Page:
I was never able to meet Alan Hunt. My relation to him is mediated in a double sense—first, in that my only points of entry into his unique and impressive world are through his many and varied writings; second, in that I happen to teach in the same department of the same university in which he spent his last quarter century as an academic. To a great degree, Hunt remains a mystery to me, his name a phantom reminder of a past that continues to haunt the future—a reminder of what legal theory once was and what it might once again become.
Part of Hunt’s story has long been a matter of professorial lore. His name is inseparable, for instance, from the history of the Critical Legal Conference, which he helped to found as a network in the United Kingdom in the early 1980s, shortly after Duncan Kennedy, David Trubek, Mark Tushnet, Roberto Unger, and a host of other law professors (all white, nearly all men, and nearly all affiliated with elite law schools) embarked upon the project of developing ‘critical legal studies’ in the United States. Hunt was the Critical Legal Conference’s founding chair and worked with Peter Fitzpatrick and others (all white, nearly all men, but in their case generally based at less prestigious institutions) to expand the horizon of theoretical and sociological approaches to law in the United Kingdom. Notably, he did so in a way that remained in contact with the Marxist tradition to a greater degree—and for a longer stretch of time—than in the United States, where Marxism, though partly represented in the work of Morton Horwitz and Karl Klare, was never permitted to gain a serious foothold in the ‘mainstream’ of the law schools’ ‘critical’ scene.
For many the key to Hunt’s professional story is his work on Foucault. Hunt should be credited with having provided one of the earliest and most searching analyses of Foucault’s writings from a specifically legal-theoretical perspective. Scholars of law and sociology, among many other disciplines, had been reading, teaching, and discussing Foucault for years before Hunt’s argument about Foucault’s ‘expulsion of law’ appeared in the pages ofLaw & Social Inquiry. But Hunt’s critical reading of Foucault, anchored in the view that he dismissed law’s constitutive role in modern societies, quickly proved to be influential, even as against Kennedy’s earlier attempt to take up Foucault’s relevance for legal analysis in conjunction with the writings of Robert Hale and other US legal realists. Hunt developed his argument further inFoucault and Law, which he and Gary Wickham published in 1994. This book still makes for terrific reading, alongside more recent work by Ben Golder, Jessica Whyte, and others.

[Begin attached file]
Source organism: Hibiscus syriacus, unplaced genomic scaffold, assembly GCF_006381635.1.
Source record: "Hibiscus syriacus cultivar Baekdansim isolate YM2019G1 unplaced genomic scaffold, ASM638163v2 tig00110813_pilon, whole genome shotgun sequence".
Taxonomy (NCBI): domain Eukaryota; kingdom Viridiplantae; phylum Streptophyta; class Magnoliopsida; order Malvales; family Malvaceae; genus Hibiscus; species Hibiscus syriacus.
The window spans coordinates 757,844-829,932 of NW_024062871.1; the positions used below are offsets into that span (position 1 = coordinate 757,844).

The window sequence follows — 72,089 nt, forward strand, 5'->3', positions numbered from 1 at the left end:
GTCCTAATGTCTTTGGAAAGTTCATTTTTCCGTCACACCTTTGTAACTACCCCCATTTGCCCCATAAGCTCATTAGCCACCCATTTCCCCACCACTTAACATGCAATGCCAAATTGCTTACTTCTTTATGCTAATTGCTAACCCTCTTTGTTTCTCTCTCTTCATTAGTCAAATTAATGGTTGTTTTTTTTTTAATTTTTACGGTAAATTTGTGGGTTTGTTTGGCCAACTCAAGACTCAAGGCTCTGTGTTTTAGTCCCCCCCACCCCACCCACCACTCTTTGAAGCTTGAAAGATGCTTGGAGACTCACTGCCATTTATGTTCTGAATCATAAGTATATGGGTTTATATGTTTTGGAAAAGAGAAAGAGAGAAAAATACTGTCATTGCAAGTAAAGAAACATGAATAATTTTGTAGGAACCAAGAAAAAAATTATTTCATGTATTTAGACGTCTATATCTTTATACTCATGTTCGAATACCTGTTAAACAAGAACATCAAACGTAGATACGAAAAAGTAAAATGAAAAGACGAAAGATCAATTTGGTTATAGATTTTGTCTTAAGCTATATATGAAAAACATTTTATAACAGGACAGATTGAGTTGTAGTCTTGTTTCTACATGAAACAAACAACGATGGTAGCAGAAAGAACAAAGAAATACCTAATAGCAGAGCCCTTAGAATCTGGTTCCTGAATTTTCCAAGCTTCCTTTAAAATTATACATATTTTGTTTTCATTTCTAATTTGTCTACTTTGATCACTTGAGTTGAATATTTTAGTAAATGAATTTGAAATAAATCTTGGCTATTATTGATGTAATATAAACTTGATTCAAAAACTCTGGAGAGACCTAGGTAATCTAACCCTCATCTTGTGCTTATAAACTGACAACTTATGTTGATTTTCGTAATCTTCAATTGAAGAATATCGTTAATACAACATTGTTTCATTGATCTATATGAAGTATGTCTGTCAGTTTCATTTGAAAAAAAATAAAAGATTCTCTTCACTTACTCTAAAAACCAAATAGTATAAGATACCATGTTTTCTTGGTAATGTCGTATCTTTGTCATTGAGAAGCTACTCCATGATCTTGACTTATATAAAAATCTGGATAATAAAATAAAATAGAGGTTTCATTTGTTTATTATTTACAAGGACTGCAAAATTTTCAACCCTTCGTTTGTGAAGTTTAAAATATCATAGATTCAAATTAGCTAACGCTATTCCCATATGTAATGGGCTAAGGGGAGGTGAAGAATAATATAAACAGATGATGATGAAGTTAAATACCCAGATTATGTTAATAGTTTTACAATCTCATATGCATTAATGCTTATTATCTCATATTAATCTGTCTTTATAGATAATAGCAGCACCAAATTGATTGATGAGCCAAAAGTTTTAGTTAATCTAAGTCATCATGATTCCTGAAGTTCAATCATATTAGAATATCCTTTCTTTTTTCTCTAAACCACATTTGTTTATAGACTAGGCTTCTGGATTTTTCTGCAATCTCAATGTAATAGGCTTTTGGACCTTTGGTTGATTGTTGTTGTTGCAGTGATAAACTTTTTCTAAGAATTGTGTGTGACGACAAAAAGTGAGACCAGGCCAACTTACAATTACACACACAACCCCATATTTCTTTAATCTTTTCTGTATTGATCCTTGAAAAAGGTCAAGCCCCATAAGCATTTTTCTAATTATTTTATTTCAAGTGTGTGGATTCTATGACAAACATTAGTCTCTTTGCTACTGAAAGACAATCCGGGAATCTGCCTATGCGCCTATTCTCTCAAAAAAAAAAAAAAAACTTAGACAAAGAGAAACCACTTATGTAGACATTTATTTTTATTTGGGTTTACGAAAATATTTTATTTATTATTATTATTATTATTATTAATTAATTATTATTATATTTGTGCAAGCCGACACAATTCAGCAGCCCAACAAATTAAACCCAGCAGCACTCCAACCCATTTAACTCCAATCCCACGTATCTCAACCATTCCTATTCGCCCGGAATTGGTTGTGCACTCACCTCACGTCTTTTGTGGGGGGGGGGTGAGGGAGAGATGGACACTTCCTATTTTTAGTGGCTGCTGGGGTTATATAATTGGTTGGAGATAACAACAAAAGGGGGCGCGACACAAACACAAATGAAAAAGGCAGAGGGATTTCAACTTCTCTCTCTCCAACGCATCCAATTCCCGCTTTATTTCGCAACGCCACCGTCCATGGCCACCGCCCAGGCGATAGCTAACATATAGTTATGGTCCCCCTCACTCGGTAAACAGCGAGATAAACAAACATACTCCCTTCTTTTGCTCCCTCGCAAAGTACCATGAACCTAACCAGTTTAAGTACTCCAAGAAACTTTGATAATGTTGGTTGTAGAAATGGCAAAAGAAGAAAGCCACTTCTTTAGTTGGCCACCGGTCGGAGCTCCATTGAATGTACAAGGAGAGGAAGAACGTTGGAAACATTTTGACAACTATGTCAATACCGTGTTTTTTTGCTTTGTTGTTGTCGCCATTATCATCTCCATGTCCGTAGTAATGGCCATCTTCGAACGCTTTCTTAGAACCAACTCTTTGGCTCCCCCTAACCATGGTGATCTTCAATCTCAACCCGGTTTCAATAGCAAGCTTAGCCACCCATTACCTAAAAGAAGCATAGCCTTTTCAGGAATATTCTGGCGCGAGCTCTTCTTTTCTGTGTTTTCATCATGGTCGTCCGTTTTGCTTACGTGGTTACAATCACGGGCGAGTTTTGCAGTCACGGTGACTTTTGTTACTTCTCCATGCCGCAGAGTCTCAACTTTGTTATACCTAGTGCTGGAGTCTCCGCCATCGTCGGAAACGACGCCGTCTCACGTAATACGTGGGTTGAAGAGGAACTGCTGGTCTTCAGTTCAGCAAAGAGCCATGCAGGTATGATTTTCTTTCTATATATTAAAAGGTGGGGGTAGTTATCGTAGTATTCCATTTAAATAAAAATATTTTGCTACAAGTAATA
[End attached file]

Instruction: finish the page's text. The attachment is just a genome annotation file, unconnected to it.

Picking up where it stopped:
In my own case, a particularly significant point of reference has always been the interview Nicos Poulantzas gave to Hunt and Stuart Hall shortly before his death. A reference to the interview found its way into Stuart Hall’s introduction to the New Left Books / Verso translation of Poulantzas’ State, Power, Socialism, arguably the most important work of Marxist state theory of the post-Second World War period (and one authored by a Marxist who, tellingly, had rebelled against his formal training in law after receiving a doctorate in the discipline). Hunt’s engagement with Marx, and his willingness to use Marxist critical tools to analyze law, rights, and the state, ran exceptionally deep. Though he wrote extensively about Marxist approaches to law (see, e.g., here and here), his Poulantzas interview is remarkable for bringing one of the chief figures in ‘critical legal studies’ together with one of the chief figures in cultural studies and one of the chief figures in Marxist state theory. I find myself returning to it often. It feels like a crossroads.
Ultimately, these are no more than snapshots from a life of academic production, bits and pieces torn from the public profile of an incisive legal theorist with an unusually broad array of talents and interests. Alan Hunt the person was evidently far more than what might be captured in the name ‘Alan Hunt’, as it appeared in the books and articles that thousands of students and scholars have pored over for decades. Yet that name is also a kind of signature of a certain way of thinking and writing, one which remains crucial and well worth cultivating today.
There was once a time when Hunt’s writings were read widely, perhaps even a tad too much so—a time when they dominated much of the ‘critical legal’ universe and did so without the benefit of an Ivy League affiliation. Nowadays, he is read far too little—and generally only superficially. Decades after Marxism was wrongfully declared dead, and several Foucauldian and post-Foucauldian ‘turns’ later, it is time we revisited the basic questions of law and society around which Hunt circled. Not in order to retrace his steps, let alone venerate his achievements, but in order to rekindle our own appetite for investigations of first-order theoretical ambition and importance. That, at any rate, should be the point of any ‘critical legal studies’ worth its (and Hunt’s) name.
Umut Özsu is associate professor of law and legal studies at Carleton University.